Philip Cheang and Thomas Dy experienced how easy and hassle-free it was to commute and get around in other countries.
Whereas in the Philippines, public transit directions and signage are unclear and disorderly, making it confusing to commuters, even those who are locals in Manila.
So when they were given the chance, they created a way to address the problem.
“It was both a matter of personal experience, and seizing an opportunity that presented itself. A good number of us commute, experience the turmoil of public transport, and are passionate about various transport issues.”
Sakay.ph initially started out as a hackathon project by Thomas and Philip for the 2013 Philippine Transit App Challenge (PTAC).
It is a web service and app where people can search how to reach certain places in Metro Manila through the use of jeepneys, buses, and trains.
It’s like Google Maps or Waze, but is specifically designed for commuting.
Simply type in your current address in the route tab and the place you wanted to go into in the destination box.
“When the PTAC called for an app that could solve some of the country’s transport issues, we tried to target a topic that was realistic, easily-observable, and near to our hearts. Sakay.ph developed naturally from this combination of ideas.”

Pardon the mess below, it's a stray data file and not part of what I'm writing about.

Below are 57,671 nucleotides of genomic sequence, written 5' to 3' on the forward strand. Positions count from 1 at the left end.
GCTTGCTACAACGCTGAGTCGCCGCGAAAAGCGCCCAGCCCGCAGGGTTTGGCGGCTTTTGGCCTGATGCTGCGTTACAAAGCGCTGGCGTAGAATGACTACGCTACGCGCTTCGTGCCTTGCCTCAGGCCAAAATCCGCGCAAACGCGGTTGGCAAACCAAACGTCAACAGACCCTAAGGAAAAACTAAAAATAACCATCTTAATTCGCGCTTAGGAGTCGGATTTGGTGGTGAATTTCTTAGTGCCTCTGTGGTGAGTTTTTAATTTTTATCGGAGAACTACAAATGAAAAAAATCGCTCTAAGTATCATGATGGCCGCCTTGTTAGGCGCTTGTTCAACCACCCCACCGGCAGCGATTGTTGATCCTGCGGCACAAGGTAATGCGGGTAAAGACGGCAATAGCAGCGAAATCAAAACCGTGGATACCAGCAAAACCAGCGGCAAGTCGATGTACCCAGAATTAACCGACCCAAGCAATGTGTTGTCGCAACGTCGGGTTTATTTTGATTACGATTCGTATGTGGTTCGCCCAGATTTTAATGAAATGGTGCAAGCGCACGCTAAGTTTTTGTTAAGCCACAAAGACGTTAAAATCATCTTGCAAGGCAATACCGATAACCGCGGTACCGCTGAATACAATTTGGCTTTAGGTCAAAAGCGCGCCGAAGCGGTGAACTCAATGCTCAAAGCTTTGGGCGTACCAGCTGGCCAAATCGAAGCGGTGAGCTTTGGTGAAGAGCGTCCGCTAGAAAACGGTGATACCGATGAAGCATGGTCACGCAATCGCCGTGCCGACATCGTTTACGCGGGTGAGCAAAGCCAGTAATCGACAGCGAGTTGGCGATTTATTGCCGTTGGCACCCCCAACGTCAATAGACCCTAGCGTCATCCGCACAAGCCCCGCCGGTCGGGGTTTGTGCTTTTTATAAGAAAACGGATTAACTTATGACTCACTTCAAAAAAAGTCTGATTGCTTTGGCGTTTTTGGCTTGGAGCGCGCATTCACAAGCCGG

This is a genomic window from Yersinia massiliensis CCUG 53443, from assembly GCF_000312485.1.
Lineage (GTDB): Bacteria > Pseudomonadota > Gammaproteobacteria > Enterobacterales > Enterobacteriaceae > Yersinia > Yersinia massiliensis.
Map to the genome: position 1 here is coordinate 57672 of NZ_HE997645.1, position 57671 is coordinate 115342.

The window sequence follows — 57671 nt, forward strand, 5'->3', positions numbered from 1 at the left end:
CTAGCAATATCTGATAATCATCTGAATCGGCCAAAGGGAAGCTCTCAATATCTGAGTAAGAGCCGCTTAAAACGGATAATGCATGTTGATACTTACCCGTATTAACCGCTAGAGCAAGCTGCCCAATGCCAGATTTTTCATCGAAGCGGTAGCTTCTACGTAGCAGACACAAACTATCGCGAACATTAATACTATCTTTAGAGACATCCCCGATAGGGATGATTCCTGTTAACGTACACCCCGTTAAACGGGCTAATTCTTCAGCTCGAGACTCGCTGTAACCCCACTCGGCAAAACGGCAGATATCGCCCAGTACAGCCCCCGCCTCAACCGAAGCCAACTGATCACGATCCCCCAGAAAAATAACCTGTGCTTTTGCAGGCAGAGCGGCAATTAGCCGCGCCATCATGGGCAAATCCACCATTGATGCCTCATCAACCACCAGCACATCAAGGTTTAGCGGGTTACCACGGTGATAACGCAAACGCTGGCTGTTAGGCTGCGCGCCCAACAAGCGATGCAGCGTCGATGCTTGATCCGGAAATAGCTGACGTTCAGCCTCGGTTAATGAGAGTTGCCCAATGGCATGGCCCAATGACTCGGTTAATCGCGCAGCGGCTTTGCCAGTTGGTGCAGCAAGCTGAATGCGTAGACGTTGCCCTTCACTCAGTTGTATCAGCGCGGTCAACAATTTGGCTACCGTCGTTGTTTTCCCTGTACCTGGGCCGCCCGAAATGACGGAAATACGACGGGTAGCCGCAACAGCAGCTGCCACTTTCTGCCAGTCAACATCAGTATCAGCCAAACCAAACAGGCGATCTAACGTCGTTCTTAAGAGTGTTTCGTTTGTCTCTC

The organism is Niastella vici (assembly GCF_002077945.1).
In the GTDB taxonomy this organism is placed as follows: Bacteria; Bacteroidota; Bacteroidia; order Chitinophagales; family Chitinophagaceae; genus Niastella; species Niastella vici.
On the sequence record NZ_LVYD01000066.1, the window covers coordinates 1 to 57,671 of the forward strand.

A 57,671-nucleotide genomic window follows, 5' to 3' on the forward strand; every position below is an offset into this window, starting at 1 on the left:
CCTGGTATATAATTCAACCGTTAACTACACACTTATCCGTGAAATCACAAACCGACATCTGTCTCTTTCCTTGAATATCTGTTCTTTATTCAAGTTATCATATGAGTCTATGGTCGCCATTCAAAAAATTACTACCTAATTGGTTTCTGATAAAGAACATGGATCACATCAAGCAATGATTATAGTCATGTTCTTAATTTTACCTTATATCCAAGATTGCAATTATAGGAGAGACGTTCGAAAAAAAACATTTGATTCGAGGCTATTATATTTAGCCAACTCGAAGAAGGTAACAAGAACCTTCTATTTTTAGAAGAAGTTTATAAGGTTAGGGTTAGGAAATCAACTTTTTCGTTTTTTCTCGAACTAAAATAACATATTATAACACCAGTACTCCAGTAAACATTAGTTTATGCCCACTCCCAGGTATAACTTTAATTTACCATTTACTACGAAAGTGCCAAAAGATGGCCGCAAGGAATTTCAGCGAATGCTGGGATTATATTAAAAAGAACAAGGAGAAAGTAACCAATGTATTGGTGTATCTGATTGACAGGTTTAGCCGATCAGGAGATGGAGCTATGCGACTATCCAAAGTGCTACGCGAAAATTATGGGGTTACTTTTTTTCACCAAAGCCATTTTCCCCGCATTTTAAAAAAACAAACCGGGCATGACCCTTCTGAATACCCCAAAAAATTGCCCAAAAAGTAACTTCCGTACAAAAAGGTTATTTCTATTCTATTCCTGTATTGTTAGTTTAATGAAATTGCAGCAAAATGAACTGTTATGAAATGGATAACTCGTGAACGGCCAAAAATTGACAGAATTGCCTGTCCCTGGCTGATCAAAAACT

“From the outset, we had the feeling that it might help a lot of people, we just weren’t sure whether or not we’d be able to execute the idea well enough.”
They eventually won the PTAC, however, for a year they just kept the original version of the application open to the public while they focused on their client and main projects.
“We didn’t have the time or resources to flesh it out any further at the time. Despite that, people loved our app and kept talking about it, even though it was very bare-bones.”
After a while, it started being noticed by different media outlets which made them shift their full focus to it.
“We concluded that there was a real need for an app like Sakay.ph, and decided to dedicate our full effort to developing it further.”
Now, Sakay.ph had grown into 16 team members who specialize in fields like UI/UX design, software development, and transport science and analysis.
Sakay.ph, under parent company By Implication, was founded by Thomas and Philip together with three other friends.
They started it after winning Microsoft’s Imagine Cup, an international student technology competition.
They were fresh graduates and had long wanted to enter the software and gaming industry.
“As kids, we’ve always wanted to create our own apps and games, and went so far as to create a few simple projects throughout grade school, high school, and university, winning a few contests along the way.”
By Implication started as a software and game development firm, however, they eventually shifted to client-servicing work in order to fund their own projects.
“For most of the founders, it was our first business, and for some, our first job. We were young, and so we wanted to create our own games. It turns out that making money off games is hard.”
Their company then became known through several projects like a platform for indie comic books, a sales management app for SMEs, a government spending tracker site, and then Sakay.ph.
Challenges And Their Road To Success
All successful startup companies have stories of challenges to share.